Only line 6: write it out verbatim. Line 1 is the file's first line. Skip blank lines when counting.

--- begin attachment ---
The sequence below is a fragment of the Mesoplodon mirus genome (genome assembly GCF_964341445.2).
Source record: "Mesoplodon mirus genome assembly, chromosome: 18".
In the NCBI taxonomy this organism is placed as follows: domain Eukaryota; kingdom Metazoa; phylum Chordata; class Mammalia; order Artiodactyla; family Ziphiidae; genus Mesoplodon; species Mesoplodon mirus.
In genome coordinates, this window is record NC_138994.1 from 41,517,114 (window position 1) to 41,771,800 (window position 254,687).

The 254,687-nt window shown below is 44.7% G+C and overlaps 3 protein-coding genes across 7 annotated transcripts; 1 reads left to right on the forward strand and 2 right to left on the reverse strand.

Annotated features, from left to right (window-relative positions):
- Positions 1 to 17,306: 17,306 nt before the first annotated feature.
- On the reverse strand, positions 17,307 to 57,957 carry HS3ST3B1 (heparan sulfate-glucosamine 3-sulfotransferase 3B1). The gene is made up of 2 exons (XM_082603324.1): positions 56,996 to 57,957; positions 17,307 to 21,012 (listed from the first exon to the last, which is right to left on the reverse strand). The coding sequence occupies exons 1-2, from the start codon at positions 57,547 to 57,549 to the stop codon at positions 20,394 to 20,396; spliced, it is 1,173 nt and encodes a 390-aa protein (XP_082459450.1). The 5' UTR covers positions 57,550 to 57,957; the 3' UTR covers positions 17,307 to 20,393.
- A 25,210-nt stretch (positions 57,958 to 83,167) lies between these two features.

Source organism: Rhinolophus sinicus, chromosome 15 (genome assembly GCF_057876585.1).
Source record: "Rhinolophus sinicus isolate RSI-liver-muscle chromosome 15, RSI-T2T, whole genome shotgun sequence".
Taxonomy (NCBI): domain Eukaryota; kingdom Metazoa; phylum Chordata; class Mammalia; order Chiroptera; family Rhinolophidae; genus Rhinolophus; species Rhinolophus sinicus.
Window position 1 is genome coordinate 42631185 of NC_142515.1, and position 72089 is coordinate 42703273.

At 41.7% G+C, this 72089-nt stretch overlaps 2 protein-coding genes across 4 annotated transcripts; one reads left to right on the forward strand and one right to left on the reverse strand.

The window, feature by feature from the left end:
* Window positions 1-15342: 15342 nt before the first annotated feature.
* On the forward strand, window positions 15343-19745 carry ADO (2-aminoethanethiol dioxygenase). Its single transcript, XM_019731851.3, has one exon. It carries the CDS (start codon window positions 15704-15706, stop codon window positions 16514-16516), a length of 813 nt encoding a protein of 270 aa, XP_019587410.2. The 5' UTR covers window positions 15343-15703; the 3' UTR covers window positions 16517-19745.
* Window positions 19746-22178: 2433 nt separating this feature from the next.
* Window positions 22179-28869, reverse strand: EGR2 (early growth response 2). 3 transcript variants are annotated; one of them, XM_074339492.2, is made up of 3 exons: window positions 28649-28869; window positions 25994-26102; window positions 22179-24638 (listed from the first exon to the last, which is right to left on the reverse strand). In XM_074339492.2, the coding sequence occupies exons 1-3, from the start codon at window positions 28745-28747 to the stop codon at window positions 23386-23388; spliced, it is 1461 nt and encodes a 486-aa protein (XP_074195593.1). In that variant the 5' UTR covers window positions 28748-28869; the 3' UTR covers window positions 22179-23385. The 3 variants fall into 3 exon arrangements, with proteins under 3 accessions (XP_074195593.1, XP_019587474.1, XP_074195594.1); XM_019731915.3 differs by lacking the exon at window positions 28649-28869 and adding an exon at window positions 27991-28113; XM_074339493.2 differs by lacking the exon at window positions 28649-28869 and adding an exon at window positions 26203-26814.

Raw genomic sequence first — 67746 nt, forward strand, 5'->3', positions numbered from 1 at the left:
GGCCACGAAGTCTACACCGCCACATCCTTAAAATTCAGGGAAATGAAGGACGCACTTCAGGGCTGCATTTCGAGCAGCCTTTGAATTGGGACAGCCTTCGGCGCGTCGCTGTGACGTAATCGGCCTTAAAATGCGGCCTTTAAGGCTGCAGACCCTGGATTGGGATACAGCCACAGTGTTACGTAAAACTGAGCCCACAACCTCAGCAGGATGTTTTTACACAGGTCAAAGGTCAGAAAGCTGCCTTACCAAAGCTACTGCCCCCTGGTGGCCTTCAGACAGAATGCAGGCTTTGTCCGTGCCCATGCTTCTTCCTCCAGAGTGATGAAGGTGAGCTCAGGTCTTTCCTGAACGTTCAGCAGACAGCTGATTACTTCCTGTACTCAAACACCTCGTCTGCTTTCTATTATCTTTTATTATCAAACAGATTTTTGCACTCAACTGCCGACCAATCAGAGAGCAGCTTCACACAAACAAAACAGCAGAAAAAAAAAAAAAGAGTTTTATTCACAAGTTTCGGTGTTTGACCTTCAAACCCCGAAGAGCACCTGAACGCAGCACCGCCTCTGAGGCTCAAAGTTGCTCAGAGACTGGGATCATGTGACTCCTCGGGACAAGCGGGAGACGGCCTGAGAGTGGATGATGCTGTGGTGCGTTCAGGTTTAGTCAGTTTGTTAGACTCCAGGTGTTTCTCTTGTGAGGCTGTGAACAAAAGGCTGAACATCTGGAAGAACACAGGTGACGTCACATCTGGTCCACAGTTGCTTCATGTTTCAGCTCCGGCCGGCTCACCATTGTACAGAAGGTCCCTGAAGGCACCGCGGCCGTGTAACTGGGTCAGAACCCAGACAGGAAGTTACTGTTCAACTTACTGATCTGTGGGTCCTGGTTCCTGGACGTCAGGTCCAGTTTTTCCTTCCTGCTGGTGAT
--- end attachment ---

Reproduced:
Annotated features, from left to right (window-relative positions):